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review 2017-08-11 00:39
Spy Schools: How the CIA, FBI, and Foreign Intelligence Secretly Exploit America’s Universities
Spy Schools: How the CIA, FBI, and Foreign Intelligence Secretly Exploit America's Universities - Daniel Golden

I received this book via LibraryThing's Early Reviewer program in exchange for an honest review.

 

The openness of American colleges and universities for thought and research is seen by academics as the keystone to higher education.  However Daniel Golden writes in Spy Schools: How the CIA, FBI, and Foreign Intelligence Secretly Exploit America’s Universities this is seen as opportunities to recruit agents and cultivate operatives as well steal technological innovations both by our own intelligence agencies and those across the globe.

 

Golden divided his book into foreign and domestic intelligence agencies exploitation of American universities.  The first focused how foreign agencies, mainly the Chinese, have been exploiting American universities need of prestige and tuition money to gain partnerships between Chinese universities and their American counterparts resulting in an exchange of students and professors.  Yet the most important focus of Golden’s investigation was on how the openness and collaboration within American university labs opens up opportunities for individuals to funnel research, including those paid by the U.S. government and American companies, to their home country to be exploit by their own government or to patient and start up a business.  The second half was on the complicated relationship between American intelligence agencies and universities, some of who encourage a relationship and those that do not.  The aspect of conflict between secrecy and openness is seen throughout the latter half of the book with 9/11 playing a pivotal role in each side’s views.  Unlike the first half of the book, this section is seen over the course of 60 years compared to more near 2000 but in a way to show that past is prologue.

 

As an investigative journalist, Golden uses extensive research and a multitude of interviews in giving a full history and the scale of a front in the global spy game that many in the United States haven’t been aware of.   Unfortunately for Golden the timing of this book while on the one hand current and on the other potentially dated.  Nearly all his interviews take place no later than 2015, but since the election of Donald Trump with a seemingly nativist groundswell behind him and student demonstrations against conservative speakers might have begun a fundamental shift that could drastically change how both American and foreign intelligence services are seen on American universities especially as a post-9/11 “tolerance” on campus changes to hostility.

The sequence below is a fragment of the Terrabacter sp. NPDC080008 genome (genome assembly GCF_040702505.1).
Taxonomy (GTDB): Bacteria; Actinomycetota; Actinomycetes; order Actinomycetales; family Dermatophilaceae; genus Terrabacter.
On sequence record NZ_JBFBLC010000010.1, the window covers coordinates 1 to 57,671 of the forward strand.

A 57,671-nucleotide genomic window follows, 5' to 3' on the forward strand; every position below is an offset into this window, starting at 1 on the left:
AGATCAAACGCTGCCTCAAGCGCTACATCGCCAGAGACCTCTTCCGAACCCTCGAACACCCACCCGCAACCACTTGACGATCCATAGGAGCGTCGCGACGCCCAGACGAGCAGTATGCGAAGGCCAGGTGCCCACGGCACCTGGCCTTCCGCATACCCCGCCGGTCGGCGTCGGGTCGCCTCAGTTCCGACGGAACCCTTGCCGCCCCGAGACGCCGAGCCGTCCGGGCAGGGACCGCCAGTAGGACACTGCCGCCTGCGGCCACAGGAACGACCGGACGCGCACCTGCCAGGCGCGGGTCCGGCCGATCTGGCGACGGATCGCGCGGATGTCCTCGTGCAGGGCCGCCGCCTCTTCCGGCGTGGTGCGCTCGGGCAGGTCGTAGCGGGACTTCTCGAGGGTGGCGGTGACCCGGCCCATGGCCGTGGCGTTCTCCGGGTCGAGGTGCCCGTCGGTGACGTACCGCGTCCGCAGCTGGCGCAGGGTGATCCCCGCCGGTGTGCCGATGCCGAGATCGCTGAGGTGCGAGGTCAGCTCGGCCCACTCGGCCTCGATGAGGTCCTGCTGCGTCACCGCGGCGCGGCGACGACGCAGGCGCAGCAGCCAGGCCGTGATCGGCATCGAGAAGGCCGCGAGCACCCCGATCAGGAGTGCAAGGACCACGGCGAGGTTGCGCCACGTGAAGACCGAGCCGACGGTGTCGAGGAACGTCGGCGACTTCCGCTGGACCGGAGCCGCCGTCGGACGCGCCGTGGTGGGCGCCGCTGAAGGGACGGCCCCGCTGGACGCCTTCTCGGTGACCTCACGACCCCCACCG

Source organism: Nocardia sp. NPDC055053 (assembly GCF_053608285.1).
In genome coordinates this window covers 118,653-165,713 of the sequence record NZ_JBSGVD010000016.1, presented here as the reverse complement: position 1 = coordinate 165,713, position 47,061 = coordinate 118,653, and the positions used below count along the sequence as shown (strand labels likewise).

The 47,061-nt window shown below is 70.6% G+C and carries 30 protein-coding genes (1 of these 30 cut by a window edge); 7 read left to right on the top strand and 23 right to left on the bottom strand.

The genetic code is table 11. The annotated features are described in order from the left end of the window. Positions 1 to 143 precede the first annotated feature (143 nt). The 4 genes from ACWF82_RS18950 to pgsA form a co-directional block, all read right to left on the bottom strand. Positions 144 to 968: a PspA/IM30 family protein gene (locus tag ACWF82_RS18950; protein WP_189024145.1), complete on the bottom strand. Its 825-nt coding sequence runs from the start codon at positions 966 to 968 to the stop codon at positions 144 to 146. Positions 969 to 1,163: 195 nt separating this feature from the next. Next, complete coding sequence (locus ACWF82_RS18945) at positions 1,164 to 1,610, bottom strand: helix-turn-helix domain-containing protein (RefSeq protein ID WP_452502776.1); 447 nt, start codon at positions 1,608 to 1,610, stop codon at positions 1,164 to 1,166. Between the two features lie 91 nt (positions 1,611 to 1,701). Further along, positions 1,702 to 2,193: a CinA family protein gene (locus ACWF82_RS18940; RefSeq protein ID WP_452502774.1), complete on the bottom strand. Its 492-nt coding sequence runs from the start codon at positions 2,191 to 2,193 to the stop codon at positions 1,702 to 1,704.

Even though the subject Daniel Golden has written about could be in the midst of a sudden sea change, Spy Schools is still a book to read in at least to understand an important part of the global spy game.  Although no up-to-date, the recent and long-term history is significant for anyone who is concerned about national security and foreign intervention in American affairs.

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url 2017-08-04 18:54
Journey into the Past ...
The Marriage of Opposites - Alice Hoffman
A Voice in the Wind - Francine Rivers
An Officer and a Spy: A novel - Robert Harris
Longbourn - Jo Baker
Blackout (All Clear #1) - Connie Willis
The Art Forger - B.A. Shapiro,Barbara A. Shapiro
The Buddha in the Attic - Julie Otsuka
Dreaming Spies: A novel of suspense featuring Mary Russell and Sherlock Holmes - Laurie R. King

Just a reading list of historical fiction ebooks from my public library (uses overdrive).  More than books pictured.

Source: kyunbound.overdrive.com/boone-oldham/content/collection/100876
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review 2017-07-31 04:04
One Dead Spy
Nathan Hale's Hazardous Tales: One Dead Spy - Nathan Hale

 

 

In One Dead Spy, historical figure Nathan Hale, America’s first spy, tells the story of his life and the American Revolution. The novel brings readers that feeling of “being there” and relates real-life historical events with humor. The illustrations are sepia toned with some red thrown in, as in the uniforms of the British army. 

 

This book is well written, with lots of facts, and humor too. Kids will enjoy learning about history and laughing at the same time. :)

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text 2017-07-26 00:05
Exciting August Releases!
The Address: A Novel - Fiona Davis
Stay with Me: A novel - Ayobami Adebayo
Surrender to Me (The Lawsons of Louisiana) - Donna Hill
The Paris Spy - Susan Elia MacNeal
All Is Beauty Now - Sarah Faber
To Wager Her Heart (A Belle Meade Plantation Novel) - Tamera Alexander
Seeking Sarah: A Novel - ReShonda Tate Billingsley
Pretty, Nasty, Lovely - Rosalind Noonan
Breakfast in Bed (The Innkeepers) - Rochelle Alers
The Other Girl - Erica Spindler

There are many more August releases than the ones I've chosen to read. In choosing books that interest me, I'm trying to discern if the writing and plot are enough. I've listened to about 2-5% in each of these books and know, thus far, we will do well. 

 

I realize that it's best for me to get in with more than one book so, that I'm already interested to move on to the next. Reading one book at a time and then picking up another that doesn't hold my attention leaves me blank for days. I lose steam and dawdle. Already I have finished 6 books in July, with this method, and am so pleased. I could've read more if I would've adopted this way much sooner.

 

Here's the release dates for these books and others that aren't shown that I may read;

 

August 1

 

Gravel Heart by Abdulrazak Gurnah

The Address by Fiona Davis

Locked in Temptation by Brenda Jackson

Stay With Me by Ayobami Adebayo

Surrender to Me by Donna Hill

 

 

 

August 8

 

The Paris Spy by Susan Elia MacNeal